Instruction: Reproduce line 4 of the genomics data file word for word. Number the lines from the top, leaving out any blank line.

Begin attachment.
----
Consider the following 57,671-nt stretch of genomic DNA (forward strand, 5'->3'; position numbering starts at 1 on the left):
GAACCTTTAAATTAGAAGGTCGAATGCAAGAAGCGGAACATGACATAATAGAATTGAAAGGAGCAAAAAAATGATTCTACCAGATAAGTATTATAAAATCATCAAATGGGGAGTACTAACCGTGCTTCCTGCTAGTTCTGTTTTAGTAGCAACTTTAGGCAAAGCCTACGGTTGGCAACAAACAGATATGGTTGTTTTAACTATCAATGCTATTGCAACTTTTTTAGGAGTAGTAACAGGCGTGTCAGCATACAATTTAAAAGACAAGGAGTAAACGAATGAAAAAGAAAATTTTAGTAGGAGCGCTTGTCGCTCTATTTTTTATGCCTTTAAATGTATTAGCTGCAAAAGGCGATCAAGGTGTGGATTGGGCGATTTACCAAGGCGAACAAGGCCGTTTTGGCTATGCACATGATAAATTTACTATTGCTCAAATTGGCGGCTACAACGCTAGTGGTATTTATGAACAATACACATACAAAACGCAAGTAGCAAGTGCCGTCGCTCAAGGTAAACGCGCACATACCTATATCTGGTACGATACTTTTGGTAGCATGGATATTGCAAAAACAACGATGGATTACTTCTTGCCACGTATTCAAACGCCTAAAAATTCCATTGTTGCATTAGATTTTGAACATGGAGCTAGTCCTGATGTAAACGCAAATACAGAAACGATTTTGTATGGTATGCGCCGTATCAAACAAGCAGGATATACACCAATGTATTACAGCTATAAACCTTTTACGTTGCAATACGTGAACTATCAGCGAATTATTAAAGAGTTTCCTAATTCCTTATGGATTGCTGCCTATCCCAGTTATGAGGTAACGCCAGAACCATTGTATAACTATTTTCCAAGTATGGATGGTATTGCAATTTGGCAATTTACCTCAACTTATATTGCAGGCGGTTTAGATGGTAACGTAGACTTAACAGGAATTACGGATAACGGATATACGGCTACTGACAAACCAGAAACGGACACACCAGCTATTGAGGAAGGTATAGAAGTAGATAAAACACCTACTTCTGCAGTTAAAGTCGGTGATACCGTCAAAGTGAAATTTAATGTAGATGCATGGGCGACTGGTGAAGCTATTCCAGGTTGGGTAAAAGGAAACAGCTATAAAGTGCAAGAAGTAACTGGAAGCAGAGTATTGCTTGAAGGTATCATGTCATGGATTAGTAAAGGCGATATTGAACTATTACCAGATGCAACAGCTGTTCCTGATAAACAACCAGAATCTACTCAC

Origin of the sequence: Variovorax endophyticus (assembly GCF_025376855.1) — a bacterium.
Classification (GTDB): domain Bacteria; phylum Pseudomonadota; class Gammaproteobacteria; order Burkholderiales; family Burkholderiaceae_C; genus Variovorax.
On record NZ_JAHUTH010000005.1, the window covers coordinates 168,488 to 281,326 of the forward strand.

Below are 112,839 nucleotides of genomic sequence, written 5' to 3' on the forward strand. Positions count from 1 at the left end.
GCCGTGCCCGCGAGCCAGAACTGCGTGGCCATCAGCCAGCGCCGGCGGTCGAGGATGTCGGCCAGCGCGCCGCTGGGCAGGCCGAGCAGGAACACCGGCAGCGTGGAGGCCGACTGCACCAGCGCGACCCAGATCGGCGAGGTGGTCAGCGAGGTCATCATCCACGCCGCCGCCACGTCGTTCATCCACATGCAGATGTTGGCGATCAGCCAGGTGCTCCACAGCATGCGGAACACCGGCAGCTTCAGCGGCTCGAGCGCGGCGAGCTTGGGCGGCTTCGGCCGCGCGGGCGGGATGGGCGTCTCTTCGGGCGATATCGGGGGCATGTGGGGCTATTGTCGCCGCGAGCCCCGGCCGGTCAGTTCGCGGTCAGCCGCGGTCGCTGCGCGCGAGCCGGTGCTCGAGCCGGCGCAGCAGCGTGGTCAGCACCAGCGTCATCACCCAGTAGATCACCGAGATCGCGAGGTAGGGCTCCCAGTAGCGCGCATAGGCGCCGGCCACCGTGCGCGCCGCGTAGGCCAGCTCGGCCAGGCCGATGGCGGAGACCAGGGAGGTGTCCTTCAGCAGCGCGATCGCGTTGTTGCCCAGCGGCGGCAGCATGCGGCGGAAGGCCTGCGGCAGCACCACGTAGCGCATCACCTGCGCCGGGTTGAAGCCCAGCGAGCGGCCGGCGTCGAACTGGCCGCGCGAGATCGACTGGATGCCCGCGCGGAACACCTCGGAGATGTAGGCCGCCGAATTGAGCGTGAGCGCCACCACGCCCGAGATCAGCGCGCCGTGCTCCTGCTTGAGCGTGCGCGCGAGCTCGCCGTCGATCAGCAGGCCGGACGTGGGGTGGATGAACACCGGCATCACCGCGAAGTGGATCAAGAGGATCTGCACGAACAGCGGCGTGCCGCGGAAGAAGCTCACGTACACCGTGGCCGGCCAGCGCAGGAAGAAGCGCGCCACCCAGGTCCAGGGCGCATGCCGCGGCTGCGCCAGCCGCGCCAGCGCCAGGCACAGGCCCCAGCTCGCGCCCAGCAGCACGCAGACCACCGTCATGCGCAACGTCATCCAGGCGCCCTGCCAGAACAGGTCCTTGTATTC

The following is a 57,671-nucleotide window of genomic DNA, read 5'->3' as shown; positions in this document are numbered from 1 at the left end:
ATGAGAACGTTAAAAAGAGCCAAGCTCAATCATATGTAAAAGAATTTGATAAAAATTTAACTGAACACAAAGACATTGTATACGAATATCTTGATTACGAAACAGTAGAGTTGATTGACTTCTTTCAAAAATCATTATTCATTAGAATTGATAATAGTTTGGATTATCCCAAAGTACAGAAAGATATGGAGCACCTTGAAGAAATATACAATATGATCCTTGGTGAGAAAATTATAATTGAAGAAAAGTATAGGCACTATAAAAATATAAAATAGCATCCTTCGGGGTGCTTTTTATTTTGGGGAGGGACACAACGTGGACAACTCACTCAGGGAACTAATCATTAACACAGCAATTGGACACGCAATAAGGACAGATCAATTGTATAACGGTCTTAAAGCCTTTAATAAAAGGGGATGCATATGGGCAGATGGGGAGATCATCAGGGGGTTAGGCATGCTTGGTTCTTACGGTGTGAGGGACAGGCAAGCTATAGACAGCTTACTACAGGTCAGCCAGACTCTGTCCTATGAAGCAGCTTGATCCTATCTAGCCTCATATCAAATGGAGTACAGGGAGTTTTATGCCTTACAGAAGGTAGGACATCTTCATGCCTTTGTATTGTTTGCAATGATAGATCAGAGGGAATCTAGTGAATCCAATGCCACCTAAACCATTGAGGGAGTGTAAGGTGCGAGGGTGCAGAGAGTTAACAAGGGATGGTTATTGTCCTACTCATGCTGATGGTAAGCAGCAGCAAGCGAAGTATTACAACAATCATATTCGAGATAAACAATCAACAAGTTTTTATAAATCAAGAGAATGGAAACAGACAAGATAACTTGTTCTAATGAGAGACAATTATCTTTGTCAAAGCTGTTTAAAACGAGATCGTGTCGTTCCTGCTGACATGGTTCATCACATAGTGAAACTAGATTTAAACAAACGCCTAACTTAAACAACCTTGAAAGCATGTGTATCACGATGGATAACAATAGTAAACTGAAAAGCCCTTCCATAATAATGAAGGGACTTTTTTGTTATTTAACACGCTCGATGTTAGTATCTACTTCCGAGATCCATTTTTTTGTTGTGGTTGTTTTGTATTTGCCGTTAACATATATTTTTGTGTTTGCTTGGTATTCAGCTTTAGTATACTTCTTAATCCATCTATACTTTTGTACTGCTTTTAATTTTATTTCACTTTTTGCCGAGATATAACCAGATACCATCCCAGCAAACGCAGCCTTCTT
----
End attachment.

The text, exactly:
Classification (GTDB): domain Bacteria; phylum Pseudomonadota; class Gammaproteobacteria; order Burkholderiales; family Burkholderiaceae_C; genus Variovorax.